Tyrant of the Imagination
Nothing spices up a story like a solid body count. The great enemy remains Death, the last of the great hurdles humanity has yet to lick, and no matter how many detective novels replete with grisly murders we read, or movies with double-digit cadaver scores we watch, we remain both fascinated and repulsed by the notion of death, specifically that which is brought about by murder. We can’t help it, it’s in our blood.
In Andrew Pyper’s The Killing Circle (2008), journalist and wannabe novelist Patrick Rush finds that an obsession with murder on the page can become hazardous to both bodily and mental health in real life. After his wife dies (Body #1), Patrick tries to kick start his authorial career by joining a writer’s group filled with people who, even for writers, are a disturbingly strange lot.
In this group is a young woman, Angela, who has a pretty chilling story to tell. After she disappears, Patrick steals her story and soon finds himself the toast of the literary world. He also becomes haunted by the very bogey man at the heart of Angela’s story, who keeps following him and showing up at his house uninvited, like an old-timey vacuum salesman
The opening sequence of the novel was exceptionally chilling, and the story itself haunted me, much like Patrick himself is shadowed by the dark presence of the Sandman, for many a night. While Pyper’s novel requires a little more suspension of disbelief than your average crime novel, the supernatural undertones of the antagonist are nonetheless effective and well-rendered. This book is one of the better Canadian suspense-thriller novels I’ve read, and should keep you double-checking the locks on your doors and windows at night for the duration (vacuum salesmen are a persistent lot).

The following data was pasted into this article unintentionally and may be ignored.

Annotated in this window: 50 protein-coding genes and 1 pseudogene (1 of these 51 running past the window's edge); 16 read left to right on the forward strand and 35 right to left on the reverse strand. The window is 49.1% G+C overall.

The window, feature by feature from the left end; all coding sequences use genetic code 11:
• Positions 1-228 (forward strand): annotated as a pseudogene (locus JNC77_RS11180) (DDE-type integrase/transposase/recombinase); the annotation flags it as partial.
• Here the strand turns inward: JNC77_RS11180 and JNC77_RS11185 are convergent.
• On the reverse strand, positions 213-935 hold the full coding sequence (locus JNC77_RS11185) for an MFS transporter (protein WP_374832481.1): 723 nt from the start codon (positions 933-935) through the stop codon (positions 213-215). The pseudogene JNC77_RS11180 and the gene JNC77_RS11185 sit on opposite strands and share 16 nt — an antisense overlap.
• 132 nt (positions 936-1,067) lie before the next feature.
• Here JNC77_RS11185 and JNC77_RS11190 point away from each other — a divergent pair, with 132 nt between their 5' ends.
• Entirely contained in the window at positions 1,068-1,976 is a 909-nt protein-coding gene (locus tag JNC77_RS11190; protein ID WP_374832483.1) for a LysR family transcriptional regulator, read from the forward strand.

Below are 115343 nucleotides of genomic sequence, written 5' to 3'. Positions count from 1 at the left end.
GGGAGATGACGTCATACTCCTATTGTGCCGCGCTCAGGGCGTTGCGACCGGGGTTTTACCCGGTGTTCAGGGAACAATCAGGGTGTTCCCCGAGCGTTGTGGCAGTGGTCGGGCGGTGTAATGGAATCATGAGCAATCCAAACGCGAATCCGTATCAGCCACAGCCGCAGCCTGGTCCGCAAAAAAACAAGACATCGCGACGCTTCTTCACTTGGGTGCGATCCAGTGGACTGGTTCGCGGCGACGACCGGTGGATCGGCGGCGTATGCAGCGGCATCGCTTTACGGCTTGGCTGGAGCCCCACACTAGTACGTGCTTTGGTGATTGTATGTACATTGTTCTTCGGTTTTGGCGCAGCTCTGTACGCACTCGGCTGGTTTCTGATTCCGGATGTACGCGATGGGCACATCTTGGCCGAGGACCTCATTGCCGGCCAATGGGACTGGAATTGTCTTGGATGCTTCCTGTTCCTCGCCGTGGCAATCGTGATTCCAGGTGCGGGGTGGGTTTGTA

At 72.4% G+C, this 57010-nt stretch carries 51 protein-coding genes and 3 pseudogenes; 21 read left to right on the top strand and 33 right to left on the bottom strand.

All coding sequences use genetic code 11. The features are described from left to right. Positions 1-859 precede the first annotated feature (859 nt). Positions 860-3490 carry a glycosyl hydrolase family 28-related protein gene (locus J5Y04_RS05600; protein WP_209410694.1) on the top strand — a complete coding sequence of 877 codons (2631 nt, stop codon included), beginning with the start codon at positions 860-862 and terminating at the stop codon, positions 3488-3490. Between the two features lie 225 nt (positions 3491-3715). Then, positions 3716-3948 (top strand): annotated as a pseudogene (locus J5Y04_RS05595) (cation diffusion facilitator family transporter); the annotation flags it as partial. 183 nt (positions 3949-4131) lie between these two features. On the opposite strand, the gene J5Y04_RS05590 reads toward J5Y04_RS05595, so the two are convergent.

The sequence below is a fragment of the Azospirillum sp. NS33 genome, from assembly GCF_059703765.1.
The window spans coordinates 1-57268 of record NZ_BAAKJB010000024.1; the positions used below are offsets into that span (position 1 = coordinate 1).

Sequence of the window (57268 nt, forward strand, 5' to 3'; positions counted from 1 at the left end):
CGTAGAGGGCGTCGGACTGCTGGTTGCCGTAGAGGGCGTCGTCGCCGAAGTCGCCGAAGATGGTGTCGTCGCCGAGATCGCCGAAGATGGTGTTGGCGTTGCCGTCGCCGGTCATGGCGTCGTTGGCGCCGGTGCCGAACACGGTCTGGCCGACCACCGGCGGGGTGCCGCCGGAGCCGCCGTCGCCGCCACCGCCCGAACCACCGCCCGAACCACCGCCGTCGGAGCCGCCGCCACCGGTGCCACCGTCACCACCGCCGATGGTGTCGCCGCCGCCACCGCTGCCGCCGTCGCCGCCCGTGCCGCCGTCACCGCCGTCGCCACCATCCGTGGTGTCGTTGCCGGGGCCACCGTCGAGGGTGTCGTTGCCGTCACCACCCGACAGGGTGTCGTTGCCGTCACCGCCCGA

Death also plays an integral role in the massively successful The Hunger Games (2008) by Suzanne Collins. A well-known writer of Young Adult books even before this one exploded onto the scene, Collins addresses intriguing and challenging notions, but not with the same writing prowess that some of her contemporaries (like the great dame of YA fiction J.K Rowlings) possess.
The strength of the book lies in the main character, Katniss Everdeen, who offers YA readers a much stronger and compelling female protagonists than, say, the Twilight books do. Chosen by lottery to represent her district in a deadly dystopian version of American Idol, Katniss must out-fight and out-survive the other tributes in the Arena, young boys and girls who, like her, have been chosen to entertain the masses of the Rome-like Panem Capitol. Katniss is smart and determined, and while she occasionally feels torn between two handsome young men (de rigueur for such fare), she is, nonetheless, the hero of the story and not simply put in place to be fought over by shirtless boys.
Where the book falters is in the total lack of depth in the creation of the world, the author’s decision to shy away from making difficult choices about the protagonist’s actions, and the intrinsic deus ex machina quality of many turns of event. Still, the novel moves at the speed of a cheetah with its tail on fire, and is very suitable, in tone, material and reading difficulty, for most high schoolers
On that note, I wish you all a very fine summer! We’ll return in August with more Good Reads suggestions. Cheers!